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New Horizons, heading out, spies 1994 JR1

New Horizons imaged this distant Kuiper Belt Object twice. It has learned its location and spin, and dispelled a theory that 1994 JR1 is a quasi-satellite of Pluto.

The New Horizons spacecraft has now obtained 2 views of 1994 JR1, as it heads outward in our solar system. It obtained the newest image  with the spacecraft's Long Range Reconnaissance Imager (LORRI) on April 7-8 from a distance of about 69 million miles (111 million km).

The New Horizons spacecraft has now obtained 2 views of 1994 JR1, as it heads outward in our solar system. It obtained the newest image with the spacecraft’s Long Range Reconnaissance Imager (LORRI) on April 7-8 from a distance of about 69 million miles (111 million km).

The New Horizons spacecraft – which passed Pluto in July, 2015 – is alive and well and heading outward in our solar system. Its team of scientists hopes to get the nod from NASA on an extended mission for the craft, but, in the meantime, New Horizons announced on May 18, 2016 that it’s obtained the closest view ever of a Kuiper Belt Object (KBO) called 1994 JR1.

This is New Horizons’ second view of 1994 JR1, a 90-mile (145-km) wide Kuiper Belt object (KBO) orbiting more than 3 billion miles (5 billion km) from the sun. Earlier, New Horizons had detected JR1 from 170 million miles (280 million km) away. Science team members have used the two observations of this distant remnant of the early solar system to pin down the object’s location in the Kuiper Belt, learn how fast it spins, and dispel a theory that JR1 is a quasi-satellite of Pluto.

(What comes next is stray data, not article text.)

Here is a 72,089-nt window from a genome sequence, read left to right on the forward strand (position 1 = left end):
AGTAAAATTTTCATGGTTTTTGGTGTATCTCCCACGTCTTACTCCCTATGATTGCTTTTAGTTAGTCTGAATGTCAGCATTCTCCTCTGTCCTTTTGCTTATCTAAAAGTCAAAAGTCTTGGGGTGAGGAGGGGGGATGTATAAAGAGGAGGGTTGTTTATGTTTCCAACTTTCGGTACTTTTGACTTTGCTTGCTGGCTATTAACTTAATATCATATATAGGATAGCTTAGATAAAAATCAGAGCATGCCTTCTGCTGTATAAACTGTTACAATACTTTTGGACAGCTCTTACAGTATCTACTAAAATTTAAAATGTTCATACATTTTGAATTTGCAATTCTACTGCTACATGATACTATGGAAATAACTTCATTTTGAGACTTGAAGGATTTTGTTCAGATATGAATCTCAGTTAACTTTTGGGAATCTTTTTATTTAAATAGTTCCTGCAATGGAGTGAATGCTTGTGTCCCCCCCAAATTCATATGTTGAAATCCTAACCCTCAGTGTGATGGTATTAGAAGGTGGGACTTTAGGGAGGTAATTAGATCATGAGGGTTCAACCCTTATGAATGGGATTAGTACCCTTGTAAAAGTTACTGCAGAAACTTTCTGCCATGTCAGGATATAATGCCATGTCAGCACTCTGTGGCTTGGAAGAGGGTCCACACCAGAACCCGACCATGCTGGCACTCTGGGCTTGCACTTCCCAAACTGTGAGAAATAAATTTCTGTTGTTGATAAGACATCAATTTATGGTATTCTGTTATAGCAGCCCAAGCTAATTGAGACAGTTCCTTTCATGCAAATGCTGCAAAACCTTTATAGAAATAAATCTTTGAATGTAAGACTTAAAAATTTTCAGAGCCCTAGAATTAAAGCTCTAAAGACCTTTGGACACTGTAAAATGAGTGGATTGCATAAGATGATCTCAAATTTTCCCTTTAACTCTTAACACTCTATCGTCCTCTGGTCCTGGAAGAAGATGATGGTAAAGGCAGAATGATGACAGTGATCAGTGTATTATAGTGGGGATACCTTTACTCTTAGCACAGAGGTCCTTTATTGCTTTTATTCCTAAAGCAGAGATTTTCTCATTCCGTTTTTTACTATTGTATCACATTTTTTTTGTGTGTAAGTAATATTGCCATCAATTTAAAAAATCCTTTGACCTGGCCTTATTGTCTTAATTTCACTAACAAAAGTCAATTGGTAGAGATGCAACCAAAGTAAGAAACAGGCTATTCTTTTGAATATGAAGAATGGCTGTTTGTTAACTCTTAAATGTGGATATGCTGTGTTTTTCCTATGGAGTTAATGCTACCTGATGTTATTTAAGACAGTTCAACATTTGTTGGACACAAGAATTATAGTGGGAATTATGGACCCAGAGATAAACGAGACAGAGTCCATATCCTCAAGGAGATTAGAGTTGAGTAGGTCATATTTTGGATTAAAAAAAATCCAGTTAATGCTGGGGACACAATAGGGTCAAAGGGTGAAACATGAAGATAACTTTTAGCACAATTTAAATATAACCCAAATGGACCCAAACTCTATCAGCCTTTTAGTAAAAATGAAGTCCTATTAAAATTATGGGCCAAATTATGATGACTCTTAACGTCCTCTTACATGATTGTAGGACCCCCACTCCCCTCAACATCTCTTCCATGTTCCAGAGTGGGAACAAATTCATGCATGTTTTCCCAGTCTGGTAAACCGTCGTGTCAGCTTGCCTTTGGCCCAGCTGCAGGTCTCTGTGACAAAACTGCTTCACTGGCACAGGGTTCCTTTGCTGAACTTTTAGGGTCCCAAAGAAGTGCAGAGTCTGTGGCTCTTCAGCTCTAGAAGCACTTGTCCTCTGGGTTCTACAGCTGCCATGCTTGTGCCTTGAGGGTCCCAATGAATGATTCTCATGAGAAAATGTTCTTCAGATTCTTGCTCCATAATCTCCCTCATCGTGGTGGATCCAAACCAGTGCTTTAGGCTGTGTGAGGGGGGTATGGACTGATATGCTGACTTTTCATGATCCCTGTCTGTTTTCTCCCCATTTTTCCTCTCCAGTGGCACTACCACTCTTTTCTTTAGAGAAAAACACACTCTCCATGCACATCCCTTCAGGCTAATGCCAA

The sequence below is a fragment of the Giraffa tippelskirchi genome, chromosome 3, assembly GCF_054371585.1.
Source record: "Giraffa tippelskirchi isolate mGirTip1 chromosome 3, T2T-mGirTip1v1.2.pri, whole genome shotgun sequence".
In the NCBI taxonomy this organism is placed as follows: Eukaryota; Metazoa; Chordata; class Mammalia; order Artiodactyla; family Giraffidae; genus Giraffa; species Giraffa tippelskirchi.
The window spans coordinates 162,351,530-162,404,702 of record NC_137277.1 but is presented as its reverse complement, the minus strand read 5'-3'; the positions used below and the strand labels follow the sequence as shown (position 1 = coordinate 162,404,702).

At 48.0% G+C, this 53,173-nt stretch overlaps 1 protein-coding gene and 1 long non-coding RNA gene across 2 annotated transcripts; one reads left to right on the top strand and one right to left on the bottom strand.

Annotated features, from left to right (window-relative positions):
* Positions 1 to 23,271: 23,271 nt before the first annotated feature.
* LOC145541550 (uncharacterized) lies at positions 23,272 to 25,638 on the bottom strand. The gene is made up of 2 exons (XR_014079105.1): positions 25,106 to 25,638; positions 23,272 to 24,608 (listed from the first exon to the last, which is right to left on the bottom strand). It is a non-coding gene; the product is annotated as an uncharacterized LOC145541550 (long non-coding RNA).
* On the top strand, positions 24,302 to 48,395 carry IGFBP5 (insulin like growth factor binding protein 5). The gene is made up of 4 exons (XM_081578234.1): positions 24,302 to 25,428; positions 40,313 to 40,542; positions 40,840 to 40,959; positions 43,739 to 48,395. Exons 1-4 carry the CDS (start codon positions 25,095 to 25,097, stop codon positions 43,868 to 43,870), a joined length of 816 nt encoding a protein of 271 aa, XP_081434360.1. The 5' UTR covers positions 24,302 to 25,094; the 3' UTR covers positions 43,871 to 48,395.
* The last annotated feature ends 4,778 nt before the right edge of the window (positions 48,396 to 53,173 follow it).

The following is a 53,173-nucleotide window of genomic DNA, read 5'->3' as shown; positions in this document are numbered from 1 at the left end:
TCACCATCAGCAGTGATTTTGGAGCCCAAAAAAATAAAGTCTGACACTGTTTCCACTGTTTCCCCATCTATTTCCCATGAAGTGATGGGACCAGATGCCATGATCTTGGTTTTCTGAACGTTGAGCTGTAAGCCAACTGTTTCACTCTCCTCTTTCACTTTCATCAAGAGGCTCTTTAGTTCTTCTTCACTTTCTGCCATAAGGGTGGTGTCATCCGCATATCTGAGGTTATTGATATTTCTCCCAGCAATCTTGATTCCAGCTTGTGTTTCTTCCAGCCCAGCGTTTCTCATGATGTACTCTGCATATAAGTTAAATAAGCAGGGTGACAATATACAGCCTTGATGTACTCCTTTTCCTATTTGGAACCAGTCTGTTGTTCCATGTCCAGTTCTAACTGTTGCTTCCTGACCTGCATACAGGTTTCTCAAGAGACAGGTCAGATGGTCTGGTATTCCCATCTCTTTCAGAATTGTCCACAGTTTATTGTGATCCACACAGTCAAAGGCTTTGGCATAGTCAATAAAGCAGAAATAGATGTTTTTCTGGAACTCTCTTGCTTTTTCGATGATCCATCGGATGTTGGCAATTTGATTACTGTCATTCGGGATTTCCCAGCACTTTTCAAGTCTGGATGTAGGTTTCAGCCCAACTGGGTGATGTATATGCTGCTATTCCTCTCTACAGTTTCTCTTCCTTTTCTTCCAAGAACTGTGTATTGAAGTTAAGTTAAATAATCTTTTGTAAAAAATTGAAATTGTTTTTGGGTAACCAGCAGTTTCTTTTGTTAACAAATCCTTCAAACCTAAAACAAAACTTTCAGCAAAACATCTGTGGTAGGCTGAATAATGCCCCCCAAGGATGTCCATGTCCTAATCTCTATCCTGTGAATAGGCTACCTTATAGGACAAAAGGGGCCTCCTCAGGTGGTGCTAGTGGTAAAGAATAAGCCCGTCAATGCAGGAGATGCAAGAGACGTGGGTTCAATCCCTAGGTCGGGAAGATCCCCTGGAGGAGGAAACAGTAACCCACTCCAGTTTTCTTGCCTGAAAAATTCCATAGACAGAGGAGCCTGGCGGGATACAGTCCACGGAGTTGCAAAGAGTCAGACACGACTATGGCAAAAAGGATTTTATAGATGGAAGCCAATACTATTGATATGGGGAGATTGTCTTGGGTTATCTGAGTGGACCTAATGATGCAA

Simon Porter, a New Horizons science team member from Southwest Research Institute (SwRI) in Boulder, Colorado, said JR1’s location is now known:

… to within about 600 miles (1,000 km), far better than any small KBO.

From the closer vantage point of the April 2016 observations, the team also determined the object’s rotation or spin period, by observing the changes in light reflected from its surface. They’ve now determined that a JR1 “day” is 5.4 hours. Team member John Spencer, also from SwRI, commented:

That’s relatively fast for a KBO. This is all part of the excitement of exploring new places and seeing things never seen before.

According to these scientists’ statement, Spencer added that:

… these observations are great practice for possible close-up looks at about 20 more ancient Kuiper Belt objects that may come in the next few years, should NASA approve an extended mission … The spacecraft is on course for an ultra-close flyby of another Kuiper Belt object, 2014 MU69, on January 1, 2019.

New Horizons flew through the Pluto system on July 14, 2015, making the first-ever close-up observations of Pluto and its family of five moons. Relive some of the excitement, here.

View larger. | This perspective view shows the path of NASA's New Horizons spacecraft (yellow) through the outer solar system and the Kuiper Belt.  Read more about this image.

View larger. | Path of NASA’s New Horizons spacecraft (yellow) through the outer solar system and the Kuiper Belt. Read more about this image from Johns Hopkins.

Bottom line: New Horizons – which visited Pluto in July of 2015 – is hoping for an extended mission that’ll let it fly close to a Kuiper Belt Object (KBO) called 2014 MU69 in 2019. In the meantime, it’s now obtained two distant views of a KBO called 1994 JR1, and done some science on it.

Via New Horizons

Deborah Byrd

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